Build A Solar System Model
Kids Science Projects
Getting you kids to build a solar system model is a perfect way to show how amazing our Planet is.
This science project:
- Looks great
- Is fun
- Helps you learn loads
- Makes most of the kits you buy look rather pathetic!
And making a model solar system is fun for younger kids too! If your child is like my daughter and not that interested in space, they can enjoy themselves too. Just let them get
their fingers messy rolling modeling clay in sand,
stick strips of newspaper with glue and splatter some red paint!
This is one of our TOP TEN favorite home school science
We made our model solar system when we were homeschooling our children William aged 7 and
Catherine 5, but you could do this with much older children working more
I want to make clear that this homeschooling project is taken almost entirely from DK: The Young Astronomer by Harry Ford.
There's nothing like kids science projects where you build a solar system model from scratch.
When you start homeschooling science,
one of the annoying things is the number of books with beautifully
illustrated science projects for kids which are largely impractical when
you actually get down to trying them.
They often don't look that good in the end anyway!
We also found all those model solar system kits you buy and build at home generally over-priced and not that great.
How To Build A Model Solar System
flour and water paste
red and yellow tissue paper
paints and brushes
thin dowel sticks – one for each Planet
play sand (optional)
optional base – they suggest cardboard; we used a wooden shelf
How To Build Your Sun
- Blow up a balloon so it's about the size of a football. This will be your Sun.
- Make up some of our easy paper mache paste. We use a patent home school recipe which works really well and is really easy to make. I've put the paper mache recipe instructions here.
- Paste strips of newspaper all over your balloon. Build up layers of newspaper until you've got a coat of paper mache.
- Allow to dry. Paint the surface yellow.
- Place your cotton wool strips
onto red and yellow crepe (or tissue) paper. Damp the paper with a
plant sprayer and watch the dye run off the paper and get absorbed by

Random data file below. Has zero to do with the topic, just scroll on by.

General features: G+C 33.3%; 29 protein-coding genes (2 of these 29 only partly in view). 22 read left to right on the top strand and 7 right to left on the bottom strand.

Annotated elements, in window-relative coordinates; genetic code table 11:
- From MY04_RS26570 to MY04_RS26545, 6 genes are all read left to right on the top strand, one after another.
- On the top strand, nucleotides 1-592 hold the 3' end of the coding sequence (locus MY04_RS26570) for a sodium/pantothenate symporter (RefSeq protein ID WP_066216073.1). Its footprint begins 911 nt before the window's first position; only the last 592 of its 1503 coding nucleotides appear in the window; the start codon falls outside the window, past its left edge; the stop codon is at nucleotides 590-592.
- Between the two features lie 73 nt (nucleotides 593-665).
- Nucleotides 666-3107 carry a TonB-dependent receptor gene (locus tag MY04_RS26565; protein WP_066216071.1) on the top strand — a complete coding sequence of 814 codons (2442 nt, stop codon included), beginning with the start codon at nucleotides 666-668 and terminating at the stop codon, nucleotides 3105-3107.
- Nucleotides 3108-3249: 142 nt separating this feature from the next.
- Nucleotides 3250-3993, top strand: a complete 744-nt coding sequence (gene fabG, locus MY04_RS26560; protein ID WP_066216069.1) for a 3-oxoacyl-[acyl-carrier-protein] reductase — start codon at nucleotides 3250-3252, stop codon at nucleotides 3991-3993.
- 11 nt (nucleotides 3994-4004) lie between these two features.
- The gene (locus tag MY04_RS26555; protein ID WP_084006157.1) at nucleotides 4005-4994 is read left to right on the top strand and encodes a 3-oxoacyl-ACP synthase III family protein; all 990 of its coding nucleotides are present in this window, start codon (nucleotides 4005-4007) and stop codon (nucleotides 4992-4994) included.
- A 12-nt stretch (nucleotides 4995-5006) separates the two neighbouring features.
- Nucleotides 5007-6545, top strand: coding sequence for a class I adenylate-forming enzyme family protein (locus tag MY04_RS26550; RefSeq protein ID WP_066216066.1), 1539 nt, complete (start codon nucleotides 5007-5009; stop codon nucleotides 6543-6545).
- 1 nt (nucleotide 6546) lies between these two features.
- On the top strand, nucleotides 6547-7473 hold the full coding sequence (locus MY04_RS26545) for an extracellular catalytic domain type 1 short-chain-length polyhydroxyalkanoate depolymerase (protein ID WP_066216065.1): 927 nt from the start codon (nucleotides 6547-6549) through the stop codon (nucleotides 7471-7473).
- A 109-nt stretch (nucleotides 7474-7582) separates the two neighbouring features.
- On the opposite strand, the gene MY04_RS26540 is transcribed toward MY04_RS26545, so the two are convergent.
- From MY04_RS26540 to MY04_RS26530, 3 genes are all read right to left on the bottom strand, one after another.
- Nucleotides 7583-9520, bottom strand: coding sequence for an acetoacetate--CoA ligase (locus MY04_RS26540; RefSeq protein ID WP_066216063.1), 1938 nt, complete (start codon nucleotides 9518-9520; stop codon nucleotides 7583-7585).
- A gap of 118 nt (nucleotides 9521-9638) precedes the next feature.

the cotton wool. We loved this part!
- Allow to dry and then stick the orangey-yellow cotton wool
all over the Sun. It gives the Sun a fantastic amorphous appearance so
it no longer looks solid and you can almost imagine the solar flares.
- Flick specks of red paint onto the finished Sun to make Sun spots. Have fun!
You can see lots of ways to find out more about the Sun and the Solar system, including the best websites, in our page on space for kids.
How To Build The Planets
To build a model solar system, you'll need to get some modeling clay and roll them round into balls of various sizes for the Planets.
I did most of the rolling, the children helped measure the diameters (fun math activities!).
These are the approximate sizes you'll need (I haven't forgotten Pluto at 2mm – but you might decide to ignore him!):
- Jupiter: 72mm
- Saturn: 60mm
- Uranus: 22mm
- Neptune: 22mm
Model Solar System Planets
- Use paint to color each of the planets. Look at some photos to get approximate colors. We rolled Jupiter and Saturn in sand to create more of a Planet effect.
- Make rings for the gas giants by measuring two circles on card, one inside the other. (See photo)
- Color and cut out the rings. Push some cocktail sticks through the Planets to support them, remembering to tilt the rings at an angle.
- Attach the Planets to dowel. When you build a solar system model the best way to show it off is to attach the dowel to a base (cardboard/old shelf). We left all this to my husband Rob!
Home School Science
When you build a solar system model, you can organize
all the Planets in the correct sequence from the Sun - but they won't be the right distance from it.
it mind-blowing to think that if Mercury were 10cm away from the Sun,
Pluto would need to be 10m!
And there's lots more interesting space activities to try.
Home school science
projects for kids are a fabulous way of getting an idea of just how
amazing the Planet we live on really is.
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